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Showing posts from November, 2014

NaNoWriMo Pep Talk from Jim Butcher

Awesome pep talk from Jim Butcher!
Beware, sweet, innocent, aspiring writer. People aren’t telling you this, and they should be. NaNoWriMo participants are being deceived into thinking that being an author is a good thing. But you don’t know. You don’t know the horrors you might face as a professional, published, full-time author. I could tell you. I could go on for hours about all the things that threaten my peace of mind. I could for you a tale unfold that would harrow up your carpal tunnels and chill the very marrow of your finger bones: tales of the constant questions, the unending deadlines, the mind-bending task of deciding each and every day which hours you will spend writing. But never mind all of that. Best not to dwell on the worst. Instead, let us concentrate on what you must do to avoid this horrible fate, and save yourself agonies untold. First and foremost, and I cannot stress this enough: do not sit down at the keyboard and write on a regular basis. This is a trap. You c…

NaNoWriMo pep talk from Brandon Sanderson

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I LOVED this writerly pep talk from Brandon Sanderson! I totally needed this today. Now go flame the spark...

Pep Talk from Brandon Sanderson (2014) Brandon’s Website
Brandon’s Books
Writing StoryBundle The toughest moment in my writing career came in 2002. I had just finished my 12th novel, but so far hadn’t been able to sell a single one of the things. Earlier that year, I had been rejected by all 13 MFA programs I’d submitted to. I’ve had my fair share of ups and downs since—including books that topped the bestseller list and others that crashed and burned—but no moment in my life has been more poignant than sitting with the latest in what seemed like an endless stack of unsold novels, wondering what I was doing with my life. What I didn’t know was that the process had already begun—the spark had dropped onto the grass, and a fire was smoldering that would change my life forever. A year earlier, in 2001, I’d submitted my sixth book to an editor. Eight months had passed with no communi…

My favorite time of the year...

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Christmas in Snow Valley REVIEW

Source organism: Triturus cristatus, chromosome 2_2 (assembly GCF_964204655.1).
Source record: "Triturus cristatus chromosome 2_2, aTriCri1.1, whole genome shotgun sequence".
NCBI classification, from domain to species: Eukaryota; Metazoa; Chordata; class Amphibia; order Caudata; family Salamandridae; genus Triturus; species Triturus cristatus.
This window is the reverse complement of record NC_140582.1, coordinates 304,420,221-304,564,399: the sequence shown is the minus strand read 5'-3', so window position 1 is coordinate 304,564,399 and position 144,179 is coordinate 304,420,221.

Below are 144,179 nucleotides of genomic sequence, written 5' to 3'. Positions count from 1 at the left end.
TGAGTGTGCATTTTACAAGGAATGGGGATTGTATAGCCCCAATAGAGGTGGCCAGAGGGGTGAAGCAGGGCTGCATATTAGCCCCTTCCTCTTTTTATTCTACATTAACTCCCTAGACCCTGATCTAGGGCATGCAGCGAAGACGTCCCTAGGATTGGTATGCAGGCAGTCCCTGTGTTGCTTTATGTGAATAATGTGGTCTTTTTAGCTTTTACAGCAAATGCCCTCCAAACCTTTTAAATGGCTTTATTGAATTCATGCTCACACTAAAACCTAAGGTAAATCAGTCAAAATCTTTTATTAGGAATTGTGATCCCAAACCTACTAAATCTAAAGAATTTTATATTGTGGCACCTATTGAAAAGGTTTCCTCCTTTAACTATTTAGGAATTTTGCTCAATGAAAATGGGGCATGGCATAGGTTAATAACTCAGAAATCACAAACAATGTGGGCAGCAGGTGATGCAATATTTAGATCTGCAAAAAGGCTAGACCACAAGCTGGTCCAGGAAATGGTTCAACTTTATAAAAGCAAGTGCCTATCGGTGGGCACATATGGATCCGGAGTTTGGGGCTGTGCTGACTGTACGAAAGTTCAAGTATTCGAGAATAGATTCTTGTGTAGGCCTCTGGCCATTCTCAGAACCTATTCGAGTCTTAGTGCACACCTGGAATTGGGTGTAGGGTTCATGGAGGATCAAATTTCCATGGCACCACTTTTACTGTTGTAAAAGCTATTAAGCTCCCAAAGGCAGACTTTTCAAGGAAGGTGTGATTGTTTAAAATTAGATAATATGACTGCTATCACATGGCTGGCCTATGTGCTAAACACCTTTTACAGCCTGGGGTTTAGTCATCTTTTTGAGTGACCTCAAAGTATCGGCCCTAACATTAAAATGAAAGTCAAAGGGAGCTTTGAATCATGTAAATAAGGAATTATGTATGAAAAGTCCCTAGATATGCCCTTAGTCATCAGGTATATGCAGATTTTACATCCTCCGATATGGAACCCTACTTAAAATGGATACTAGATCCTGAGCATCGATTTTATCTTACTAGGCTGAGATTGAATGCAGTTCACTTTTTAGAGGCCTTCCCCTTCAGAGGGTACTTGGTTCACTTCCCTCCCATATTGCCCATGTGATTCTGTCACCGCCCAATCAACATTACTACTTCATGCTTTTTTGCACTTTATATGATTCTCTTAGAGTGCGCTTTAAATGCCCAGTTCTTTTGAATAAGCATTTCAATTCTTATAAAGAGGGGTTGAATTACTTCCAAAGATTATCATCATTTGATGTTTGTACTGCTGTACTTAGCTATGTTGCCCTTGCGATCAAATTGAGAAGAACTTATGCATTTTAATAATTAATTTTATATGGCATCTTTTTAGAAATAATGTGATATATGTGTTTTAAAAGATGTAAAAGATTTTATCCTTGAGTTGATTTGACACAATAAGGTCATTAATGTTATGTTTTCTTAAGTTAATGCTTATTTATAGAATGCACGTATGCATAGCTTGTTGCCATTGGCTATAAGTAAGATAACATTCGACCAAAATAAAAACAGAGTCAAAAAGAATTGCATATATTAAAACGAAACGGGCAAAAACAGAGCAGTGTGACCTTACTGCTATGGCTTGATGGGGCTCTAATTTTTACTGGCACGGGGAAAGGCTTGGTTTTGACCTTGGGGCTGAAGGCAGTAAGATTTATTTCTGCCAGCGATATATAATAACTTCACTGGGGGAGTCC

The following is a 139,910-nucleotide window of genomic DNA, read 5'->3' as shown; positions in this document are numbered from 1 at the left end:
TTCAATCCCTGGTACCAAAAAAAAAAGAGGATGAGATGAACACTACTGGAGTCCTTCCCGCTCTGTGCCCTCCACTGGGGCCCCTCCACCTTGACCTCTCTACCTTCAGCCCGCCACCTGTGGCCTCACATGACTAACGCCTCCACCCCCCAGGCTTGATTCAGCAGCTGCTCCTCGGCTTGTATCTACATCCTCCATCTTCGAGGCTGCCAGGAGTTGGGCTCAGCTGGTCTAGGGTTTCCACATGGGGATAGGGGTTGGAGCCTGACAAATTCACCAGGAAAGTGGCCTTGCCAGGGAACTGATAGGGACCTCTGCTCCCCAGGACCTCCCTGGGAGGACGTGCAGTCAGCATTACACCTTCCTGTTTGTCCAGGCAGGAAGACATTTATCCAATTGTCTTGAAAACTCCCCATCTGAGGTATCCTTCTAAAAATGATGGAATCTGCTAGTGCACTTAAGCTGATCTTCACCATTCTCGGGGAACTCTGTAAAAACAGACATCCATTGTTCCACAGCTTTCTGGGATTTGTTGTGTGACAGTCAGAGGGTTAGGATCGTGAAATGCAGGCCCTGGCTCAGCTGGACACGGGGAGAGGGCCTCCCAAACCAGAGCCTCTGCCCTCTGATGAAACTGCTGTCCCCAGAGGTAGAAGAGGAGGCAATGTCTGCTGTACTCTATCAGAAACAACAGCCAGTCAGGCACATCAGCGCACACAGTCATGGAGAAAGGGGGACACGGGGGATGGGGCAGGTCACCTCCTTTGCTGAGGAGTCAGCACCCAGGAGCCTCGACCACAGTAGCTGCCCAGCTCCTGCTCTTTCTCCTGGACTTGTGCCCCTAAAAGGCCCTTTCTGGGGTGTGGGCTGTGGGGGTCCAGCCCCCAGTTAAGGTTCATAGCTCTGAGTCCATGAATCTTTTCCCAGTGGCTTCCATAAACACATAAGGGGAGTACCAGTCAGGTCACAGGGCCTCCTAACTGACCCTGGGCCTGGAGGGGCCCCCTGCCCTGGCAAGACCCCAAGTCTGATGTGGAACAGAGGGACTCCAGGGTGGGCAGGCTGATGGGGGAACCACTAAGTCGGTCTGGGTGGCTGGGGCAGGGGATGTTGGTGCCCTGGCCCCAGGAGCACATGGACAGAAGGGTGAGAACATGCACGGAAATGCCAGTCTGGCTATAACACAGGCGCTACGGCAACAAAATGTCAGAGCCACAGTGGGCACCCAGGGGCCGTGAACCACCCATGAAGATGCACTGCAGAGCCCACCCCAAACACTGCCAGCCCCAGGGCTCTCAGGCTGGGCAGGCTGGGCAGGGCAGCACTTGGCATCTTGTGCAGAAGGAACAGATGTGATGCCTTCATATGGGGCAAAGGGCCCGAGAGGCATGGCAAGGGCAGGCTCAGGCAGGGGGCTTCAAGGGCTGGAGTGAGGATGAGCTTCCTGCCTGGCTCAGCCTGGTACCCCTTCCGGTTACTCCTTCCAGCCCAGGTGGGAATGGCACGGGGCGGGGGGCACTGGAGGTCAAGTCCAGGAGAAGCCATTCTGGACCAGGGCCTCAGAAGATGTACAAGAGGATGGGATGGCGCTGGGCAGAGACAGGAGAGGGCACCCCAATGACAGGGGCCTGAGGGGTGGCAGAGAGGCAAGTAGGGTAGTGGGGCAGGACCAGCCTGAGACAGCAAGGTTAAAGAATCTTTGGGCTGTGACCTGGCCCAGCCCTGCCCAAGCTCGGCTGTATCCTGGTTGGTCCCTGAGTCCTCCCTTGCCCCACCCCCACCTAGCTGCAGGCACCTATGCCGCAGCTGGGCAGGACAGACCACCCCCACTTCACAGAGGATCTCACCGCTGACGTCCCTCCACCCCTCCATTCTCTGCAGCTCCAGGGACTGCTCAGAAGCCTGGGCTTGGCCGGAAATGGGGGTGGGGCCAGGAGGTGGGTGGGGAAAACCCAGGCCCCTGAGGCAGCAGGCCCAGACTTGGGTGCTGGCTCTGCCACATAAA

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I. Love. Christmas. All things Christmas make me happy. I love the food, smells and lights. And I love a good Christmas book. And when there is romance involved, my holiday happiness is complete. This fun, romantic box set is worth the read. Put on your slippers, grab a mug of cocoa and enjoy reading each story!
(At the end of the post, I've included an excerpt from one of my favorites.)




Christmas in Snow Valley Christmas in Snow Valley is packed with six wonderful Christmas novellas sure to bring romance into your holiday season. Snow Valley, Montana, is a small community with the tradition of doing Christmas big. Festivities begin with tree lighting in the town square the day after Thanksgiving and continue until the culminating romantic Christmas Ball. From the Polar Express to a Winter Carnival, there’s something for every wonder-filled  child—and every couple who’s in love—or about to be.
An Unexpected Kiss by Cindy Roland Anderson Lucy Phillips doesn’t want to spend her Christm…

Good Monday morning!

Good, morning! Where the week starts out fresh, you're not behind on your to-do list yet and pumpkin spice bagels are in the stores. :)  Hopefully, you find yourself writing today!

Today, I present 6 tips on writing from John Steinbeck.


Abandon the idea that you are ever going to finish. Lose track of the 400 pages and write just one page for each day, it helps. Then when it gets finished, you are always surprised.
Write freely and as rapidly as possible and throw the whole thing on paper. Never correct or rewrite until the whole thing is down. Rewrite in process is usually found to be an excuse for not going on. It also interferes with flow and rhythm which can only come from a kind of unconscious association with the material.
Forget your generalized audience. In the first place, the nameless, faceless audience will scare you to death and in the second place, unlike the theater, it doesn’t exist. In writing, your audience is one single reader. I have found that sometimes it helps t…